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The parents of Michael Brown Jr. hit the morning shows on Wednesday to talk about the grand jury’s decision this week to not indict officer Darren Wilson, and the subsequent unrest in Ferguson.

“Our son is gone and we’re dealing with it, but there are other families that went through the same situation, and we all just want change. … We’ve just been disrespected all around,” Michael Brown Sr. told CBS This Morning. To the grand jury, he’d say, “Why did you choose to wake up with a chip on your shoulder and do what you did? Not just to our son, but to any human being?”

In response to Wilson’s account of the events, Brown’s mother Lesley McSpadden said, “He would never provoke anyone to do anything to him and he wouldn’t do anything to anybody — I don’t believe a word of it.”

Their attorney Benjamin Crump also highlighted how Wilson was never cross-examined, and Brown mentioned how Wilson is known for falsifying reports.

“If something did happen in that store — and that’s a big if — that could’ve been dealt with, but you didn’t have to do what you did. He didn’t do what he had to do, he did what he wanted to do,” McSpadden continued of Wilson. “I don’t think he wanted to kill my son, but he wanted to kill someone. … And how could your conscience be clear, even if it was an accidental death?”

McSpadden said she does not regret standing among the protesters on Monday night, and added of Missouri governor Jay Nixon, who has never offered her family his condolences, “put it out there and infuriated those people. From day one, on Aug. 9, … voices were heard about if there weren’t an indictment, how they would react. … We continued to ask for calm and protest in a peaceful manner. … We can’t be held accountable for anybody’s other actions if it’s not our actions, and that’s not what we asked for.”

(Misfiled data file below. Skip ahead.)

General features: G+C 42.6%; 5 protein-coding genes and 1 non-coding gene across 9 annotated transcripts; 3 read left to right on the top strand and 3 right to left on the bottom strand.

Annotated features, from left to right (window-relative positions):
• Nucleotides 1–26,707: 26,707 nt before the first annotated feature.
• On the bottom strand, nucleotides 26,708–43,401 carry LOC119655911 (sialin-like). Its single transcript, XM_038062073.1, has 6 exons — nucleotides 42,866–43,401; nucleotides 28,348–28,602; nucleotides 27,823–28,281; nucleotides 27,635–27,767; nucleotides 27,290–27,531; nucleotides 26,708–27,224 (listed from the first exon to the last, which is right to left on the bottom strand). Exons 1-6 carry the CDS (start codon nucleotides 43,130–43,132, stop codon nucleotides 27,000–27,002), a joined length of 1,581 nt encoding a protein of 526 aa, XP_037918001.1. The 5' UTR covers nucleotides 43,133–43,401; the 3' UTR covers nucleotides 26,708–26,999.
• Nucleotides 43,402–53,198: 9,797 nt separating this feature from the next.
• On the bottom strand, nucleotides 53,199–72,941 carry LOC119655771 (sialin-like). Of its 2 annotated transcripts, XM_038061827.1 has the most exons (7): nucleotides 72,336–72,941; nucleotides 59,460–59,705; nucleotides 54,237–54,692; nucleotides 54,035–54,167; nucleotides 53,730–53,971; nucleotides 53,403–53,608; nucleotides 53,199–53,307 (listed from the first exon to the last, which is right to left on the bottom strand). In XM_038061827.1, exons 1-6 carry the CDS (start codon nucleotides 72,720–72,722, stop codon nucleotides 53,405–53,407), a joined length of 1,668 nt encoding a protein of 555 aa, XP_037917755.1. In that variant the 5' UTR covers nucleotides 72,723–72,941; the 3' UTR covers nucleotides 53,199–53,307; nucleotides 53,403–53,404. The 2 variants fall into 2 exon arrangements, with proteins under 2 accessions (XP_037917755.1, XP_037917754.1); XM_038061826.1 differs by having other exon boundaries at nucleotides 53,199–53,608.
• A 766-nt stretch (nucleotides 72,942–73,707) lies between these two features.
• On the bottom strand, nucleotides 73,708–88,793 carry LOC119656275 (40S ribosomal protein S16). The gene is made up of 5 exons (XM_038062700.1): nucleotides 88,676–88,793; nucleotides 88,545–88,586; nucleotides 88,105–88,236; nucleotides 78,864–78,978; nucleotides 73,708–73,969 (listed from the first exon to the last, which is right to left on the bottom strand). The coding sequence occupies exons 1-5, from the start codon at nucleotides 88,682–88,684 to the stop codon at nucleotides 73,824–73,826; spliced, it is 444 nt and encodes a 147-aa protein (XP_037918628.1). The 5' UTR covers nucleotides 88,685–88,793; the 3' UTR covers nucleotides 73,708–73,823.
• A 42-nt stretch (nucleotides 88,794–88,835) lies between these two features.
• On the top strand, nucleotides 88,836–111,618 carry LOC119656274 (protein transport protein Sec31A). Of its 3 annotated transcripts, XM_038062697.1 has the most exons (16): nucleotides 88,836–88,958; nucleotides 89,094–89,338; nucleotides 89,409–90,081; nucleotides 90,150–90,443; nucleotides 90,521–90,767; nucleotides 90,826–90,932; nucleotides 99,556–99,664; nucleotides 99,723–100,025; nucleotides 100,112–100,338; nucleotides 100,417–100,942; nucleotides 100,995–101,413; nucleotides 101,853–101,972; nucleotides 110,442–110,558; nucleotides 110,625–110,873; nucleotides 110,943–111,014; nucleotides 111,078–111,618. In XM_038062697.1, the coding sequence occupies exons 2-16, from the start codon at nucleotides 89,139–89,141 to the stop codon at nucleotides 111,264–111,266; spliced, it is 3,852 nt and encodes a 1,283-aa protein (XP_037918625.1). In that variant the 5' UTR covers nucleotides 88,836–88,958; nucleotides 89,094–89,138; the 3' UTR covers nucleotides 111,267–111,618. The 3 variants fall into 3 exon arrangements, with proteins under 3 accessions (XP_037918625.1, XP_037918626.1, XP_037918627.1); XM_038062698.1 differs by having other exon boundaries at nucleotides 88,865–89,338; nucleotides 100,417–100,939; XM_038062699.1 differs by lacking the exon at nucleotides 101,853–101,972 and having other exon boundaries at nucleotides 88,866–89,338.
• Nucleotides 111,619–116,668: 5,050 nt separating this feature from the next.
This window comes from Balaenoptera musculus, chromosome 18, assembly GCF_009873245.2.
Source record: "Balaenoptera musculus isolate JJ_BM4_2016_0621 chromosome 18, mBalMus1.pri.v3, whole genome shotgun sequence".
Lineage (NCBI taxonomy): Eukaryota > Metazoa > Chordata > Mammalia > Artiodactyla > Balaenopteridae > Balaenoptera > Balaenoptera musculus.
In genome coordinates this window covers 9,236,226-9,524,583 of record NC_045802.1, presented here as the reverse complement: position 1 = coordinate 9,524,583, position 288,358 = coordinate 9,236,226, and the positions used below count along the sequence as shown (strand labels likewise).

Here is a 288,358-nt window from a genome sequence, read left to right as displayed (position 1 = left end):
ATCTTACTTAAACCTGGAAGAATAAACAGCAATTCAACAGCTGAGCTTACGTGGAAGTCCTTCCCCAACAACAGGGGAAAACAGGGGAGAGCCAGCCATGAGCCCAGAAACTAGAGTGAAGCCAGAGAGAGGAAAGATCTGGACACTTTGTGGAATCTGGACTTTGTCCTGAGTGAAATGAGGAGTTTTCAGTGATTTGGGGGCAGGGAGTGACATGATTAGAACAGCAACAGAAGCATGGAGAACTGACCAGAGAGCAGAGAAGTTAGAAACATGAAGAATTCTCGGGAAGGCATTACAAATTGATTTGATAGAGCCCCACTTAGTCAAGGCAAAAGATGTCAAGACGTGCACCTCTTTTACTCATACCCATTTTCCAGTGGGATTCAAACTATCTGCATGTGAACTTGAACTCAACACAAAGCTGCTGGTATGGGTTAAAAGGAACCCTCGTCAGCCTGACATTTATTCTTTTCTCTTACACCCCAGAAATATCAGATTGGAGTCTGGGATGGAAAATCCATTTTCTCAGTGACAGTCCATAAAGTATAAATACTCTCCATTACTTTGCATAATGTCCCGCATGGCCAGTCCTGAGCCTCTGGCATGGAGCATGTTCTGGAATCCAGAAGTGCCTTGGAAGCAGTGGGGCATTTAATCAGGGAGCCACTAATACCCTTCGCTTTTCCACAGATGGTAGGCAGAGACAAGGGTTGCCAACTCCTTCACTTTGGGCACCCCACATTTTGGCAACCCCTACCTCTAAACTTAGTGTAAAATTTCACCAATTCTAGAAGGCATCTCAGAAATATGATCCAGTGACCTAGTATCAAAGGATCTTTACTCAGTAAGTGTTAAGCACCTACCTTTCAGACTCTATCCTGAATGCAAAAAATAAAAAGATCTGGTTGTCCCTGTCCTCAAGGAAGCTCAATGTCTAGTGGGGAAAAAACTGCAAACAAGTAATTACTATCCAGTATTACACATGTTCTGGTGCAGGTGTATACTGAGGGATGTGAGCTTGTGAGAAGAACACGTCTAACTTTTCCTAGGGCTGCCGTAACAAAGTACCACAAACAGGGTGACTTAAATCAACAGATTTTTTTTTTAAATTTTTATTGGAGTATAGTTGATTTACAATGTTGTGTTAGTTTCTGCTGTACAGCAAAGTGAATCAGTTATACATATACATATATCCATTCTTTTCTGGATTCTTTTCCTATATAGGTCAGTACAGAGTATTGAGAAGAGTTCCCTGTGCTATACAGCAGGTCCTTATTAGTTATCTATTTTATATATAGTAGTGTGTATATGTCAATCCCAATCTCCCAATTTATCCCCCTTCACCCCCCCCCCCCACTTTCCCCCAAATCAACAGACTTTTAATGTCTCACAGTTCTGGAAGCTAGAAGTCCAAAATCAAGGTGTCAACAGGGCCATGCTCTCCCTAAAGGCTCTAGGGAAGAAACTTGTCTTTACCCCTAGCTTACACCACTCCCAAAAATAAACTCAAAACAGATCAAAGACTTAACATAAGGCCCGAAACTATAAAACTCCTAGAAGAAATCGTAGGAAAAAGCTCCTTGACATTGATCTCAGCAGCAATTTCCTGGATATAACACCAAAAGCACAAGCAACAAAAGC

On “Today,” Brown Sr. expressed hope for a conviction for Wilson in federal court — “We’re just going to keep fighting and pray for a better outcome,” he said — and explained that they’re also pushing for a law requiring police officers to wear body cameras across the country, and asking supporters to “not just make noise, let’s make a difference.”

In response to Wilson’s description of the unarmed teen as a “demon,” McSpadden called it “insult after injury” and is “so disrespectful.”

Though Brown hasn’t watched Wilson’s ABC News interview yet, he plans to, and said of the officer’s account of the events that led to the death of Michael Brown, “For one, my son, he respected law enforcement. … Two, who in their right mind would rush or charge at a police officer that has his gun drawn? It sounds crazy.”

“When you have people of color being killed, they try to demonize and play on the stereotypes, and they try to put the police officer who killed our children on a pedestal,” Crump added. “It’s just not right, and we have to fix this system.”

While McSpadden’s husband Louis Head was seen in video footage as encouraging the violent protests on Monday night, McSpadden defended, “He was just emotional. I don’t think he was stirring the crowd, the crowd was already stirred” by Nixon, she repeated.

Crump added, “No one is condoning violence. You lose your child in this manner, and someone put a video camera on you in raw emotion, who knows what you would do if this was your child laying on the ground for four hours, and you find out that the killer isn’t gonna be brought to trial?”

Watch the Today interview below.

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Remembering Mike Brown On His 19th Birthday (May 20, 1996- August 9, 2014)
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